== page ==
By Courtney Klaus, Editor- In- Chief
Newman University is in the process of switching payroll systems after the current system, Namely, was responsible for a $12,934 tax warrant filed against the university.
Diana Griblin, controller of the business and administration office, said Namely sent the university’s withholding taxes in late, resulting in the fee. She said the money will not affect students, and the university is still working to get the money back from Namely.
“Namely should owe us back those fees,” she said. “That was just another thing that convinced us we needed to switch.”
According to a tax warrant obtained from the Kansas Department of Revenue, the university was delinquent on its withholding taxes for the periods of Jan. 22-31, Feb. 22-28, and March 22-31. Withholding taxes are the amount of an employee’s pay withheld by the employer and sent directly to the government as partial payment of income tax. The warrant, filed on June 12, states that the university had still not paid these taxes to the state.
Giblin said although the tax fees played a role in the decision to switch this semester, the university had already been in talks to replace Namely only two to three months after their contract started.
“We wanted to cut down on errors... and with Namely there were a couple of times that the checks did not show up or showed up late,” Griblin said.
Namely was introduced as Newman’s new payroll system in January of 2018. In an introductory email to the system, the Human R e s o u r c e s department said it originally chose N a m e l y “ because it’s built on modern technology and easy for employees to use.”
On Feb. 13, an email went out to students notifying them of a refund check for Medicare and Social Security taxes Namely had taken out of their paychecks that they were supposed to be exempted from. That same week, paychecks came in late due to delivery issues.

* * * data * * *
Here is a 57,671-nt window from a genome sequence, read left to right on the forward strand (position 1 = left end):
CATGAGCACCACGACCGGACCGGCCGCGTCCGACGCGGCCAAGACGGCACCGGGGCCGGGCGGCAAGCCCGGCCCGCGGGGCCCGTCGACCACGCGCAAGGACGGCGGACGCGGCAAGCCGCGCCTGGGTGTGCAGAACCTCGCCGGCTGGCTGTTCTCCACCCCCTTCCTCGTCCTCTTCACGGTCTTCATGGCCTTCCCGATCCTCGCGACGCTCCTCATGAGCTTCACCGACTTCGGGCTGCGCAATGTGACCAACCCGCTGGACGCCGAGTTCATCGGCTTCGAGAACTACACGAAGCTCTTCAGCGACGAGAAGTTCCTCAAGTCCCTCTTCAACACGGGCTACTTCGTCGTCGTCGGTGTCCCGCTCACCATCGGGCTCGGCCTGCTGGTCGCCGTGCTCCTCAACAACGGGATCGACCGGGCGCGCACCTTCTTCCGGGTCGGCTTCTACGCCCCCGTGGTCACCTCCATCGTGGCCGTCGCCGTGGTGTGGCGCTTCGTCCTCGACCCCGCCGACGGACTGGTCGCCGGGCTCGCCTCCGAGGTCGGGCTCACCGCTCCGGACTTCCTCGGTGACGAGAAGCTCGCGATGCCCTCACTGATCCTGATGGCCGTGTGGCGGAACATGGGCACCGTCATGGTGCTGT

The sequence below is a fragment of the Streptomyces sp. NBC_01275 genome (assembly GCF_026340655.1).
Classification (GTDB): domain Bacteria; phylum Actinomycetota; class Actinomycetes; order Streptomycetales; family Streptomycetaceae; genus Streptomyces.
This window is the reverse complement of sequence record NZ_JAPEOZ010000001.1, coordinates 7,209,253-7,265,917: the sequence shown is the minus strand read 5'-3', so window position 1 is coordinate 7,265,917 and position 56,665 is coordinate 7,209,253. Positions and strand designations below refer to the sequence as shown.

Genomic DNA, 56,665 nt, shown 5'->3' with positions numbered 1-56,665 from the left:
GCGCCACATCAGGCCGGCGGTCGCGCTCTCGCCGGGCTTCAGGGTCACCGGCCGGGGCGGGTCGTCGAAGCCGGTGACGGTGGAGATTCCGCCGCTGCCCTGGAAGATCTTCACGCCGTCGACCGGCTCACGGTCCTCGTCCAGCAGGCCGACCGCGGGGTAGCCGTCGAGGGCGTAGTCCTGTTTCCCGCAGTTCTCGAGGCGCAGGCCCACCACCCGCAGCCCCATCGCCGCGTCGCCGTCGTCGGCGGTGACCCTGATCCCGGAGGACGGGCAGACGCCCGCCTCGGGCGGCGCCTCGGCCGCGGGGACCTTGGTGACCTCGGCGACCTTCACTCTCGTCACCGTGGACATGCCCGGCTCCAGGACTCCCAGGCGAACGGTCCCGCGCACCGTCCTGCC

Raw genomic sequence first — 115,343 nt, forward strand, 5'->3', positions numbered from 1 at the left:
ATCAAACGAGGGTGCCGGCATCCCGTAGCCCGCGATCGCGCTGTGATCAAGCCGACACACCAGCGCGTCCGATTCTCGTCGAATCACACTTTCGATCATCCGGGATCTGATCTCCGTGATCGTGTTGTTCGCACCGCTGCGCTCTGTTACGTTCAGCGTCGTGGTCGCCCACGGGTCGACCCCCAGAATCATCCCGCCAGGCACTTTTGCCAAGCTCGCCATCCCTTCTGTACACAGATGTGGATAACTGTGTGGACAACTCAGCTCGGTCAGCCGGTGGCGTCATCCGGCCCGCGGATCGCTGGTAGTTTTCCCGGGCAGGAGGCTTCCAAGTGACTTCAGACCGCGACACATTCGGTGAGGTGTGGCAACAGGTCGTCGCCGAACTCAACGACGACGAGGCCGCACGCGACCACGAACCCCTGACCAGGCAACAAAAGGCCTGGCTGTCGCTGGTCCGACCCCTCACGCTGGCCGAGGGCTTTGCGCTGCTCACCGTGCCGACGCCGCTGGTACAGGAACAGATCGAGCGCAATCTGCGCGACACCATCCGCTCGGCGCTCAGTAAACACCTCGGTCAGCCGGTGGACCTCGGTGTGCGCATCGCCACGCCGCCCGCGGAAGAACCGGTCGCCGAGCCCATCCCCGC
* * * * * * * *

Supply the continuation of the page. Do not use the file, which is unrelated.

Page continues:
Over the next few weeks the university will transition from Namely to Automatic Data Processing, Inc. (ADP), a company Griblin said will be more “mature” and “user-friendly.”
Namely, founded in 2011, is based in New York City and focuses on helping small to mid-size companies. ADP, by contrast, was founded in 1949 and is currently one of the largest payroll companies in the nation.
Jason Pool, Newman’s new director of human resources, said that he has done sufficient research to make sure ADP is a reliable organization to ensure that the problems that went on under Namely will not happen again.
“ADP is an organization that lots of other companies around Kansas use. I’ve talked to a lot of other HR people from other companies about it to see if it would be a good fit for us,” he said.
Pool and Griblin said they both think the transition to ADP will be smoother than the transition to Namely, due to some students’ previous issues with logging hours.
Senior biology major Annie Dinh has experience with ADP through her job at Via Christi as a medical scribe. She said she really did not like Namely and has a much easier time using ADP.
“With Namely, you forget to log on when you start working, and you can’t go back and fix it… I tried to use their app, but it wouldn’t even let me log on,” she said. “With ADP, I feel like it’s more sophisticated. I have the app for it, and it’s so much easier to navigate.”
Despite already starting the switch, the university is still technically under contract with Namely. Giblin said the university is actively working on getting out of the contract.
Photo: STUDENT WORKERS AT NEWMAN were required to log on and off of the Namely website every time they started work. Courtney Klaus, Editor-In-Chief